[Oh, if only I could wipe my crime from my mind!
O murdered King, if only I could rouse you from your deep sleep.]

Vieni altrove! Ogni sospetto
Rimoviam dall’uccisor;
Torna in te! fa cor, Macbetto!
Non ti vinca un vil timor.

[Come away! We must remove
all suspicion from the murderer.
Be yourself, Macbeth. Have courage!
Don’t be defeated by fear.]

BOGAEV: Verdi wrote his first operas in the late 1820’s, right? And he eventually wrote, I think, three Shakespeare related ones.

FAY: Yeah. Yeah.

BOGAEV: How well known were Shakespeare’s plays in Italy at that time?

FAY: Very little. But the interesting thing about Verdi is that he fell in love with Shakespeare. Now here’s a guy who doesn’t speak English. He could understand English, and he meets, in one of his first operas, this singer. She does speak English. She becomes his mistress and later his wife, and she and he become this great collaborative team. She reads Shakespeare to him, in English, in Italy. And, so you know when you’re learning a language you can’t speak it yet? But when somebody is speaking it to you, you can understand it. Well, that’s I think the way they were. Very…

BOGAEV: This sounds like an opera. This is such a love story. And you’re talking about… who eventually became his wife, what is it, Giuseppina Strepponi?

FAY: Yes, Giuseppina Strepponi. That’s his life mate, really. She’s a brilliant woman in her own right, and Verdi, a man who lived with tremendous success but was—we would say he was clinically depressed today. He needed somebody like that so close to him. But he takes these three operas, Macbeth, then Otello, and then the cream of his operas, is Falstaff, much, much later in life. He writes this in his 70s.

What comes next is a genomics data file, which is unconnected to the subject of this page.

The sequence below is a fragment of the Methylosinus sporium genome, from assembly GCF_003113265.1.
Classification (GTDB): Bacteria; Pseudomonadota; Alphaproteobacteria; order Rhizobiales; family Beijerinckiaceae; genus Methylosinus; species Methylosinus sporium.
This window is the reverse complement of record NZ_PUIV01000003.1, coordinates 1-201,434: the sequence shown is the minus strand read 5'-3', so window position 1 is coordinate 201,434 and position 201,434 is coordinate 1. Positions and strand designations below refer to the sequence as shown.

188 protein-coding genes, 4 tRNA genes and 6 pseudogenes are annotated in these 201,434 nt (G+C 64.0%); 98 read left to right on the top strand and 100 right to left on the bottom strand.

[CLIP from Verdi’s Falstaff. Bryn Terfel is Falstaff.]

Può l’onore riempirvi la pancia? No.
Può l’onor rimettervi uno stinco?
Non può.
Nè un piede? No. N’è un dito?
No. Nè un cappello? No!
L’onor non è chirurgo.
Che è dunque? Una parola.

[Can the honor fill your belly? No.
Can the honor set a broken shin? It cannot.
Or mend a foot? No. Nor a finger? Nor a hair? No.
Honor is not a surgeon.
What is it then? A word?]

BOGAEV: Let’s step back from the text. I have a kind of more general question, which is, does the popularity of Verdi’s Shakespearean opera have more to do with Shakespeare or with Verdi’s genius and reputation?

FAY: Well, you know, that’s a really hard question to answer. Let me tell you why it’s hard to answer. Verdi, by the time he comes to write this opera, he is the Stephen Sondheim, the Rogers and Hammerstein of Italy at this time.

BOGAEV: He was Lin-Manuel Miranda.

FAY: Yes, that too, only he was an old man by this time. And he said, “Oh, I’m too old to write any more operas. Oh, I just should sit back and let the young ones have it.” But their initial reaction—this is to get back to your question Barbara. Their initial reaction is, they go to see what Verdi’s going to do, but I’m sure that they come out of that opera house falling in love with Shakespeare.

[CLIP continues]

Olà! Lesti! lesti! al galoppo!
Al galoppo! Il capestro assai bene vi sta.
Lesti! lesti! al galoppo! ladri! ladri!
Via! via di qua! via di qua!

[Ho, there! Quick, quick! At the gallop!
At the gallop! The halter fits you well.c
Out, get out here! Thieves! Thieves!
Out of here!]